The Scientific Map Of A Human

Human genomics is one of those big waves of science and change that I have mostly tried to ignore, in the hopes that it will just wash over me and I will come up, sputtering but alive, after it crashes through.

If you are a non-scientist like me, you also hope that when the term human genomics is thrown out at some dinner party you can deliver one pithy line of commentary and then retreat to the kitchen to refill your glass.

Here Is a Human Being: at the Dawn of Personal Genomics is an entertaining book about one man’s foray into the world of personal genomics – the process of having his entire DNA sequence identified and made public for all.

“All human genomics is personal – that is to say, it is finally about us,” Misha Angrist writes. “Mothers and fathers can negotiate almost anything: marriage, money, careers, sex, cooking, laundry, the Netflix queue, who gives the dog a bath. What they can’t negotiate are their own genomes.”

Here Is a Human Being tracks Angrist’s experience as the fourth subject of the Personal Genome Project. By participating in the project, Angrist would have his over 22,000 genes catalogued and made public to any scientist, administrator, regulator or unknown other to view. To his credit, Angrist makes the story of this highly complex scientific field highly personal.

It is a field that has burst too suddenly upon those of us who spend our days doing more mundane things. A map of the human genome was created in 2001 and fleshed out, so to speak, by 2007. Mapping one’s genes has the potential for significant medical advantages, while also raising huge ethical and practical questions.

If I discover that I carry a gene associated with a certain disease, presumably I can make early moves to offset that genetic tendency. Yet I am also, potentially, given a death sentence by that genetic knowledge. Furthermore, what does my insurance company do with the knowledge that I’m not likely to see (let’s pick a number) 65?

Few people can answer those questions better than Misha Angrist. He has not only had his genome mapped but is a very bright person with the ability to understand and interpret the experience for the rest of us.

It’s clear early on in Here Is a Human Being that Angrist is equal parts scientist and self-deprecating humorist. He talks about wanting to hide his potbelly which he says is probably a result of “genes acting in concert with ice cream.” He claims to be a “thirty-three year old dinosaur” in his post-doctoral study of molecular genetics, where everything “was changing at a pace that, more and more, left me dizzy and exhausted.”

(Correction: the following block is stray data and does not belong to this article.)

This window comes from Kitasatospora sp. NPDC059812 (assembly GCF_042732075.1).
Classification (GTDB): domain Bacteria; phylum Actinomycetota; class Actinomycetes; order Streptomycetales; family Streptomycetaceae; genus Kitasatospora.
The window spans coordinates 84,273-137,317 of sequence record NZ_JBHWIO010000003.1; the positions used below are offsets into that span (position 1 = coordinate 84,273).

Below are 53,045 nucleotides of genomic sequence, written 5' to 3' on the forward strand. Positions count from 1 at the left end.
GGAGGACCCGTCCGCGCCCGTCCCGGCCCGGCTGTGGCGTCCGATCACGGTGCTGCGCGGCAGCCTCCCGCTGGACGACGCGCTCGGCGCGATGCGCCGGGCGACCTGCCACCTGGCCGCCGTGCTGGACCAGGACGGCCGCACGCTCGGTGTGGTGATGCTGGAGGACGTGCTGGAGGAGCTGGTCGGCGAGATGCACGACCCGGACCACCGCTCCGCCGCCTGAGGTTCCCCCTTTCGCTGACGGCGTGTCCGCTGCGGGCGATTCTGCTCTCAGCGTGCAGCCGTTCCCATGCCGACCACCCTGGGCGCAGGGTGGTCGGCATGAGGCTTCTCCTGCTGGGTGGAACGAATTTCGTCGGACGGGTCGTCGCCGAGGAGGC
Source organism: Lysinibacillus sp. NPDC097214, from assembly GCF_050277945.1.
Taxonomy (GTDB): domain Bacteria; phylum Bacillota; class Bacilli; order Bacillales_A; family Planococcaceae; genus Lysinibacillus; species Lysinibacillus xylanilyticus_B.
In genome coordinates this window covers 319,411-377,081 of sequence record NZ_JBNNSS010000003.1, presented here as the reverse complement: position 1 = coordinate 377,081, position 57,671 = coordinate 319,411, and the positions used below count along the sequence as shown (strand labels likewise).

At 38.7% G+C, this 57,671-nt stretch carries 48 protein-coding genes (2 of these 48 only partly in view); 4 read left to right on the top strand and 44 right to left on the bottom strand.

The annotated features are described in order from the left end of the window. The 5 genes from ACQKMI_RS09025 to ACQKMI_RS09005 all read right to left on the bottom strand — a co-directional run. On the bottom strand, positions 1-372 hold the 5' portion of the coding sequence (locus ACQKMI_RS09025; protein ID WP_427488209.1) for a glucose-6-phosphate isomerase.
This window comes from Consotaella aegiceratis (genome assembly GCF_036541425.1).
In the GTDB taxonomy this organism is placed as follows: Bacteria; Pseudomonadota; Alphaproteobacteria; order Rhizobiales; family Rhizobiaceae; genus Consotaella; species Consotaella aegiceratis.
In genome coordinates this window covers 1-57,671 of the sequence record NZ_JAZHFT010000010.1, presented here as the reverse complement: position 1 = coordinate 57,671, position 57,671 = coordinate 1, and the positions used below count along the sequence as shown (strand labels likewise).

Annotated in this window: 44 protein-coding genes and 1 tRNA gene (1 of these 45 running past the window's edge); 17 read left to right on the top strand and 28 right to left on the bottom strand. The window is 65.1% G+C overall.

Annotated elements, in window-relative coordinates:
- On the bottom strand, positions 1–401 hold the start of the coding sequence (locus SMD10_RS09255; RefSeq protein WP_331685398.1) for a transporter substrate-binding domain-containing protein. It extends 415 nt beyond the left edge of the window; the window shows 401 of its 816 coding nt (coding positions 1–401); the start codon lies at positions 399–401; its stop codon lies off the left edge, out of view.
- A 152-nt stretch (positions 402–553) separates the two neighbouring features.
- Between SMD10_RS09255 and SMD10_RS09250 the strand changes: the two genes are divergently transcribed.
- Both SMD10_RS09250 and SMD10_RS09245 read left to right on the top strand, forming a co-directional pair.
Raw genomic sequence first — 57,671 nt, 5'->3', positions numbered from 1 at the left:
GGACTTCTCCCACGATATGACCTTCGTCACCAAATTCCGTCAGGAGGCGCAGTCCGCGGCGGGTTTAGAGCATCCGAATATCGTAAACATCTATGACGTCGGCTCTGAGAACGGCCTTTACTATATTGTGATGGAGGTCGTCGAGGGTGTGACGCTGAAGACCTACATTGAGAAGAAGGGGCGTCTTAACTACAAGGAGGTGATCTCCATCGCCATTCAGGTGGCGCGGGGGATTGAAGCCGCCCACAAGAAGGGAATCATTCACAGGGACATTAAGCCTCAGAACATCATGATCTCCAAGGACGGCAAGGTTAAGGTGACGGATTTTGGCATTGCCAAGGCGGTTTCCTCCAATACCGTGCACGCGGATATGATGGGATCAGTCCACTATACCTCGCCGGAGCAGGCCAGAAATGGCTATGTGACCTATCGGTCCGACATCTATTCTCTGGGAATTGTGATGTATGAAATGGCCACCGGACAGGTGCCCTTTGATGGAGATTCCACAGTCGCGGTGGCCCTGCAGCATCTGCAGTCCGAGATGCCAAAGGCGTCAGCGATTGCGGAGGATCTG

Despite those concerns about his own knowledge, Angrist is just the right guide for this adventure. Like the field of study he explores, Angrist is driven by curiosity. He is aware of the risks and opportunities of having his genome mapped but one gets the sense that it is, ultimately, curiosity that causes him to take the plunge.

What follows is a book that is by turns amusing, engrossing, a tough slog, and enlightening. Angrist shows us that there is no separation between science and the people who practice science. It is no surprise, but a valuable insight nevertheless, to learn that a cast of quirky characters with diverse motives, emotions, abilities and deficiencies is driving the science.

We learn about the people, the organizations, the corporations, the genetics labs in detail. In the process, we perhaps absorb a wee bit of science. For a non-scientist like me, there are certainly sections where my brain is overwhelmed by the waves of unfamiliar lab talk.

Angrist is telling a story of immersion – his entire life is immersed in the story of personal genomics. At times, the reader wants to call out ‘too much information’ – particularly in sections that detail the behind the scenes manoevering of various researchers.

For the most part, though, Angrist is a considerate, charming and insightful guide to the weird new reality of personal genomics. He cracks jokes, he tells stories, he shares his fascinations and frustrations. He writes well.

When reflecting on his brave and fascinating journey, I kept coming back to a Paul Verlaine quote offered in the book’s front pages: “When one goes on a journey of self-exploration, one should go heavily armed.” We are all, like it not, venturing into the world of human genomics. Arm yourself with a copy of Here Is a Human Being.

 

Photo Credits

Book Cover Image From Misha Angrist’s Blog

Thumbnail and Feature Imahe – Public Domain

 


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